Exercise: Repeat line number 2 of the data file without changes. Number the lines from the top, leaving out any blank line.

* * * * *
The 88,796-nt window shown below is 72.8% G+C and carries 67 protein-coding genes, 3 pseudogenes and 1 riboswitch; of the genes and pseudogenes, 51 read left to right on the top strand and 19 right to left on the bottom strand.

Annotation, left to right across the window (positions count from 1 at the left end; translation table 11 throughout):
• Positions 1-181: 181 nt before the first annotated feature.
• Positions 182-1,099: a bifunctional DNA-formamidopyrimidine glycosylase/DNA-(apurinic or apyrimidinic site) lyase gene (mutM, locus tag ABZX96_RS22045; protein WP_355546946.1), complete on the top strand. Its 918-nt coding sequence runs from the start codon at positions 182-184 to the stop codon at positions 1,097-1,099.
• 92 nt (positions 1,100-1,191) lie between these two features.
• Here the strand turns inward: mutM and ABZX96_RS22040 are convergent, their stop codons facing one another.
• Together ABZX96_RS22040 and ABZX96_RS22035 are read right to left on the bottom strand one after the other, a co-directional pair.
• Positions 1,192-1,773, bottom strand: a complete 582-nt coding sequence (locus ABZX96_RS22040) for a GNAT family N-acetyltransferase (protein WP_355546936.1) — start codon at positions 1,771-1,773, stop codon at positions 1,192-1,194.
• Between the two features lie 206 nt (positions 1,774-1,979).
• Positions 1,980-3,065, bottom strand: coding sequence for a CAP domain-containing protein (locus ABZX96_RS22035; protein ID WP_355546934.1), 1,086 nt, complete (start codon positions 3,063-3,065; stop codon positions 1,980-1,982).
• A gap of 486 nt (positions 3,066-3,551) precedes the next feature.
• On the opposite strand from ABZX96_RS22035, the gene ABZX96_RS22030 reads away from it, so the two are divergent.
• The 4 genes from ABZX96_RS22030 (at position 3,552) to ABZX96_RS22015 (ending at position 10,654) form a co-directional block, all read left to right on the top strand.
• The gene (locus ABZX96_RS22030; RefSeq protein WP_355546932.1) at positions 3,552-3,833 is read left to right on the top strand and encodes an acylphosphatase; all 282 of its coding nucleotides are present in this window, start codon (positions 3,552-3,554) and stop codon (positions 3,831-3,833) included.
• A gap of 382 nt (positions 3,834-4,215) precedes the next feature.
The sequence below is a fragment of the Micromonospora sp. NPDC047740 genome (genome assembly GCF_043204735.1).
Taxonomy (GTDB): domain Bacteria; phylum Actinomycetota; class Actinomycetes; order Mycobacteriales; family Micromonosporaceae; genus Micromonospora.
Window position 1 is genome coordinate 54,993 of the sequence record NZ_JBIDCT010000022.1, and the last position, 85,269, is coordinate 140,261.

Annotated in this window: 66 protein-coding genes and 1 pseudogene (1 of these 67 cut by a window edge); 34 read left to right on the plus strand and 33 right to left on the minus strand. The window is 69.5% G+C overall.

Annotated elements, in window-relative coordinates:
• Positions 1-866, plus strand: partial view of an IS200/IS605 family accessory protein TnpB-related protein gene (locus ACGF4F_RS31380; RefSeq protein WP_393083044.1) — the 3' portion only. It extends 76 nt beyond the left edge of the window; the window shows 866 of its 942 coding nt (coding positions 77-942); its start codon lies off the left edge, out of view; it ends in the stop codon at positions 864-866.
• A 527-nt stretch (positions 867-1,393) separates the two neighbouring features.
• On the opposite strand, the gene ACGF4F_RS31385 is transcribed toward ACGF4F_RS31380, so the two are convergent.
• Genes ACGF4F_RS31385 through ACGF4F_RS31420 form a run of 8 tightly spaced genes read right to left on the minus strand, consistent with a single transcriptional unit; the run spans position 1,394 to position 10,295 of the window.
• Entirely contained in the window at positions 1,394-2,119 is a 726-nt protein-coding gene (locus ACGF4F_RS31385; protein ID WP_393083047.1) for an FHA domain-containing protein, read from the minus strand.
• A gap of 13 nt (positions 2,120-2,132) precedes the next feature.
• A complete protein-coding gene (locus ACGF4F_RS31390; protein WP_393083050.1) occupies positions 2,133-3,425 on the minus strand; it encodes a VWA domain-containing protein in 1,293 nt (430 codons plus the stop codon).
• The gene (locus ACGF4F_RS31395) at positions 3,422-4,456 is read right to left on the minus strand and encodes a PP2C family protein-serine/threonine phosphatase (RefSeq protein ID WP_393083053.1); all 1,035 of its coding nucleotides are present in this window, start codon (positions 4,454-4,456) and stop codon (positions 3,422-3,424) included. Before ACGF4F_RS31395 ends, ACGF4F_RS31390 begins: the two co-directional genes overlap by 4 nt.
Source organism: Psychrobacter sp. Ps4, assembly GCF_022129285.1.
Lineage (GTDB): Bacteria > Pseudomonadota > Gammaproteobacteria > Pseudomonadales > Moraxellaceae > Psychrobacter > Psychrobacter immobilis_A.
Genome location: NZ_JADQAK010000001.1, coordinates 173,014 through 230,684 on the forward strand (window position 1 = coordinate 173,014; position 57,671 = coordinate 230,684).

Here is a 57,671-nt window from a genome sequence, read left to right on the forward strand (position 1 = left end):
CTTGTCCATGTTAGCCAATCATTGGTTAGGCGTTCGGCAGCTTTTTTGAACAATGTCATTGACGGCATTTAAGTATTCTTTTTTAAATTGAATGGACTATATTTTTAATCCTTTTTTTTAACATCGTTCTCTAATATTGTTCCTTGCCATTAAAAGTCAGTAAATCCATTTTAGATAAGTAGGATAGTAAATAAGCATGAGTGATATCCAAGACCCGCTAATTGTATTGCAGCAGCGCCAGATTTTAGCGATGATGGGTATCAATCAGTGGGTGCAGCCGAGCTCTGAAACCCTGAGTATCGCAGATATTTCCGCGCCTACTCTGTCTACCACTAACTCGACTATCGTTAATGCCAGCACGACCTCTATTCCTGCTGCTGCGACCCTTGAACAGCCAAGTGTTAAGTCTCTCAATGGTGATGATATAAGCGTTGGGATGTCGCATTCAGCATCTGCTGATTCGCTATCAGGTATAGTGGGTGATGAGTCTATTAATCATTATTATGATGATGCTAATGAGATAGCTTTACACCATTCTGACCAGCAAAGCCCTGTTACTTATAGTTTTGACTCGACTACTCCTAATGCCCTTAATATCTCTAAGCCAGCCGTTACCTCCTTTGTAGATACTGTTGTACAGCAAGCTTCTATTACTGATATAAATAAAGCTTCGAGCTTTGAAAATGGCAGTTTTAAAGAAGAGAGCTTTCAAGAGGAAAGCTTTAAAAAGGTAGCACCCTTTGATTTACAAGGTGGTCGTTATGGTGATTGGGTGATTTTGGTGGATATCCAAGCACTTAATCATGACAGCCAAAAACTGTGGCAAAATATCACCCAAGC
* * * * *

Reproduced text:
Annotation, left to right across the window (positions count from 1 at the left end; translation table 11 throughout):